Employers might be surprised to learn that the actions of an Airbnb host can affect policy and obligations created by the California Department of Fair Employment and Housing. Nonetheless, that is the outcome of a particularly heated racial case arising out of Big Bear. employment discrimination attorneys

The Star reports that, in February 2017, Asian UCLA law student Dyne Suh had rented a cabin in Big Bear. The cabin had been rented from Tami Barker through Airbnb. After driving for hours through rain and snow, Suh received a text message canceling the reservation when she was only minutes away from the cabin. Barker wrote:

  • “I wouldn’t rent to u if u were the last person on earth”
  • “One word says it all. Asian.”
  • “This is why we have Trump”
  • “I will not allow this country to be told what to do by foreigners.”

Suh, an American citizen and law clerk at the Riverdale County Public Defender’s Office, reported the case to the Department of Fair Employment and Housing. The Department ordered Barker to pay a $5000 fine, issue a personal apology to Suh, take a college level course on Asian American studies, complete community service at a civil rights organization, and report rental data to the Agency for the next four years. Airbnb also permanently banned Barker from their site. Continue reading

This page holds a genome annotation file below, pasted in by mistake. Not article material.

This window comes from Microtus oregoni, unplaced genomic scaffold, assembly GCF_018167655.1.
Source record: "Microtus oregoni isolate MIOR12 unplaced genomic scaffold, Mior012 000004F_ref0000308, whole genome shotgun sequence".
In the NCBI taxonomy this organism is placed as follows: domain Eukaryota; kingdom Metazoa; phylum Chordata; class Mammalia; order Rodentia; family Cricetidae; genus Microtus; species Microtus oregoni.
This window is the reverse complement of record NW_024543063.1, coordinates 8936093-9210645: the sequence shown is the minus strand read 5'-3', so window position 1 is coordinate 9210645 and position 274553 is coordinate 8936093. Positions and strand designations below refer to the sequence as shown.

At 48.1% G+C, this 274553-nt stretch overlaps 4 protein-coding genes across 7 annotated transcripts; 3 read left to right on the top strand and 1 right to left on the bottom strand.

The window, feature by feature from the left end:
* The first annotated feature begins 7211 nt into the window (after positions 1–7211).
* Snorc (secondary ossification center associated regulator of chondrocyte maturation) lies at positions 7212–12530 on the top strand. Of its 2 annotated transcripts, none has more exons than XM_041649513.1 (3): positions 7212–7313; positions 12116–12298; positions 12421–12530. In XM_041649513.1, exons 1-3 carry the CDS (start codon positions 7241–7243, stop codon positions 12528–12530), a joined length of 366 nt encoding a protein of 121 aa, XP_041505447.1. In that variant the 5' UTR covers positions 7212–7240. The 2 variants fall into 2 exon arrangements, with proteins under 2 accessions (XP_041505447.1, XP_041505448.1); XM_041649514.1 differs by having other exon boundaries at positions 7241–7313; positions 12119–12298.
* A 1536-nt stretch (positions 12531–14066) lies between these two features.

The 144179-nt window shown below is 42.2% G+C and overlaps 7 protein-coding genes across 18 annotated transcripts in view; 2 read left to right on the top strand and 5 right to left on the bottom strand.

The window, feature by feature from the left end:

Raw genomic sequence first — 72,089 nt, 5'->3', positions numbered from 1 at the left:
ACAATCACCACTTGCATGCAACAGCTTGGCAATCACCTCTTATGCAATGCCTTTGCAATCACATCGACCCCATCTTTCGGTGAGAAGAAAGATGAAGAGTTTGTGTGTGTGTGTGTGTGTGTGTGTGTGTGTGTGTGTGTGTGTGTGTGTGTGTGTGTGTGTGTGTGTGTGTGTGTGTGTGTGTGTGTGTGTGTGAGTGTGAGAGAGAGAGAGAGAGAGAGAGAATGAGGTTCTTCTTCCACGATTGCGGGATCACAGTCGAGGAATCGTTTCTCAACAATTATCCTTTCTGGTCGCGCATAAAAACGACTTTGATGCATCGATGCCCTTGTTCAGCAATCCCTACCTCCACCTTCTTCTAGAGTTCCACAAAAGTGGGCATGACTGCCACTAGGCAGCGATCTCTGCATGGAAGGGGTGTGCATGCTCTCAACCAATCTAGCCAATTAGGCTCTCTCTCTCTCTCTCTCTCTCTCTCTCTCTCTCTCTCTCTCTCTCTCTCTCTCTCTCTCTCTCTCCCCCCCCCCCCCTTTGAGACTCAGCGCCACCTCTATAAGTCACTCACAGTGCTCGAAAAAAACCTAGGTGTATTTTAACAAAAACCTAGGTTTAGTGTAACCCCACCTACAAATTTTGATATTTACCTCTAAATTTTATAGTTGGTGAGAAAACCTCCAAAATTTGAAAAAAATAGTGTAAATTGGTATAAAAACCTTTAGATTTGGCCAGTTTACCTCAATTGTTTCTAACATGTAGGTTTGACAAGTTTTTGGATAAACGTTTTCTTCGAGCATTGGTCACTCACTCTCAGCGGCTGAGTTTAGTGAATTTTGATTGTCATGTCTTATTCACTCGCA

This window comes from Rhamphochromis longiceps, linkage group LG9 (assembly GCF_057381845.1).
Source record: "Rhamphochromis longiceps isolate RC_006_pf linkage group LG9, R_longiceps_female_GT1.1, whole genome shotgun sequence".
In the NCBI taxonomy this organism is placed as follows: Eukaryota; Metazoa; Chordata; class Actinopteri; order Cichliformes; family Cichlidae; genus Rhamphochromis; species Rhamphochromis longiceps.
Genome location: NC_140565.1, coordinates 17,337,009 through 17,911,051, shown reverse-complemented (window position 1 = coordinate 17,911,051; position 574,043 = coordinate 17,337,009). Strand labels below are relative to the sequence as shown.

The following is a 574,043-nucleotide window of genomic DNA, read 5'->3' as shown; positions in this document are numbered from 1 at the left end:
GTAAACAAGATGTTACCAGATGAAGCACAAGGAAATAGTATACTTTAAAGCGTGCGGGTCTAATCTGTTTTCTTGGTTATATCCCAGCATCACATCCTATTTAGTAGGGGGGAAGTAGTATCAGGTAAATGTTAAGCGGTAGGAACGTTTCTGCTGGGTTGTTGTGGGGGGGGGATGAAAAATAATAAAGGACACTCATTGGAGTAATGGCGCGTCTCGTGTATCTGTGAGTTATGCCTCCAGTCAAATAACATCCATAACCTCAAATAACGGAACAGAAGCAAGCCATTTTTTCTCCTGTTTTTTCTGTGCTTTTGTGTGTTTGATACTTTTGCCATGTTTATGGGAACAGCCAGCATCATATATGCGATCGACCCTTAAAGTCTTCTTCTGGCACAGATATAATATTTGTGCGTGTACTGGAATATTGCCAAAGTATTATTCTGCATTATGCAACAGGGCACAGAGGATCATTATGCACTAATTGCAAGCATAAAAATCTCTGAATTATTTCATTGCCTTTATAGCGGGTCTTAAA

We hear a lot about jobs and job numbers on the news these days, as it has become a major political talking point.  Whether or not jobs will come back to Americans is up for debate, and both sides of the aisle have a lot to say about the topic.

employment attorney LAHowever, what we do know is that there are a lot of factories shuttered and a lot of jobs being lost, and for the laid-off workers, this is often devastating. According to a recent news article from 89.3 KPCC, California is providing $3 million to help the 600 workers who were laid-off by American Apparel. Continue reading

According to a recent news article from CNN, the City of Los Angeles has issued a demand for $1.45 million from fast food chain Carl’s Jr.  This money is to pay fines and make restitution for employees that were underpaid. The city found that the company did not pay employees minimum wage pursuant to local law for over a six-month period.

Wage hour disputeAt the time of these findings, the minimum wage in the City of Los Angeles was $10.50.  Pursuant to legislation already passed, the minimum wage for hourly workers has already gone up to $12 per hour for employers who employ more than 26 people.  By the year 2020, there will be a city minimum wage of $15 dollars per hour. Continue reading